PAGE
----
Apple is facing yet another €5 million ($5.5 million) fine in the Netherlands for failing to sufficiently meet recently mandated alternative payment system requirements for dating apps, reports Reuters.
Apple has been fined €45 million ($49.5 million) by the Dutch Authority for Consumers and Markets (ACM) to date, with Apple racking up a new fine each week. The ACM initially said that it planned to fine Apple €5 million per week until it hit a maximum fine of €50 million, but now it looks like the total fines could exceed that.
According to Reuters, subsequent fines after the 50 million euro total could be higher, so we will have to wait to see how this situation ultimately plays out.
Following the ruling that required Apple to allow alternate payment methods for dating apps, Apple said that it would comply. Apple ended up reducing its commission on purchases made using third-party payment systems to 27 percent, down from the standard 30 percent, but the ACM was not satisfied.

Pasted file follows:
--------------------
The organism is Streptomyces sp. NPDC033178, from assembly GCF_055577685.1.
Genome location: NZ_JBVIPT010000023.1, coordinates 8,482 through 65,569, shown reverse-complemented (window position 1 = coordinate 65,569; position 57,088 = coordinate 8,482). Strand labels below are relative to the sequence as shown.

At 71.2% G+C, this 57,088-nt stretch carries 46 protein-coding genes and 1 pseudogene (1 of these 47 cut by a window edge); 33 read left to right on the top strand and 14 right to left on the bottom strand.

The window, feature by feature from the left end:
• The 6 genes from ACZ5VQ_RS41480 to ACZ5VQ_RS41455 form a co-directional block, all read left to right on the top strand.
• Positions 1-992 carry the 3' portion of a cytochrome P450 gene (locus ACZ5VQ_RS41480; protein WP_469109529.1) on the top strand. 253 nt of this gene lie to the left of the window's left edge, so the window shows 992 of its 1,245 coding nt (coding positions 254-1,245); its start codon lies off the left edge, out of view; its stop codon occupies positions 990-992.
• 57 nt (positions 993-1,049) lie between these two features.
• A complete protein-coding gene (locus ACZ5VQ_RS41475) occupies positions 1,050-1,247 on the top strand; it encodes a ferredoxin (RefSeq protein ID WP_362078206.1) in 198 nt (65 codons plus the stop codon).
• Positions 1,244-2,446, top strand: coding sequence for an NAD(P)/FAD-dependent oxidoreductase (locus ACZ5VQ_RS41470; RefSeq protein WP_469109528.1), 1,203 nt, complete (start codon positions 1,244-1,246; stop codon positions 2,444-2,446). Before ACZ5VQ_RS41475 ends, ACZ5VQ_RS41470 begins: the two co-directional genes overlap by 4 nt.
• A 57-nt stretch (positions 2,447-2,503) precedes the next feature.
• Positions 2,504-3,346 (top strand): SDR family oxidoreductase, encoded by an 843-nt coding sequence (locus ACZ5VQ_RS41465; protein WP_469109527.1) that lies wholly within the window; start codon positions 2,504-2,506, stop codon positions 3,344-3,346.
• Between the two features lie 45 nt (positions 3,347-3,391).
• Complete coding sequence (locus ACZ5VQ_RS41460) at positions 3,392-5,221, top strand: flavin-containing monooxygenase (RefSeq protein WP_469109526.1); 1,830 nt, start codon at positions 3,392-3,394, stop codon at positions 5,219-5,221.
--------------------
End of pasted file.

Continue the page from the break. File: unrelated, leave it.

To get the reduced fee, Apple is requiring developers to maintain separate app binaries for apps that use third-party payments and it is asking developers to submit monthly records of sales so that applicable commission can be tracked.
The ACM is not pleased with Apple’s decision to force dating apps to choose between using the standard in-app purchase system or an alternative payment system, and has said that dating apps must be able to offer both options, leading to the series of fines.
Apple has fought the ACM’s order, and submitted another proposal this week in an effort to put a stop to the fees. Apple’s newest offer does not fully comply with the order, the ACM said today, so the fines will continue.Tags: App Store, The Netherlands
This article, “Apple’s Fines in Dutch Antitrust Case Could Exceed €50 Million” first appeared on MacRumors.com
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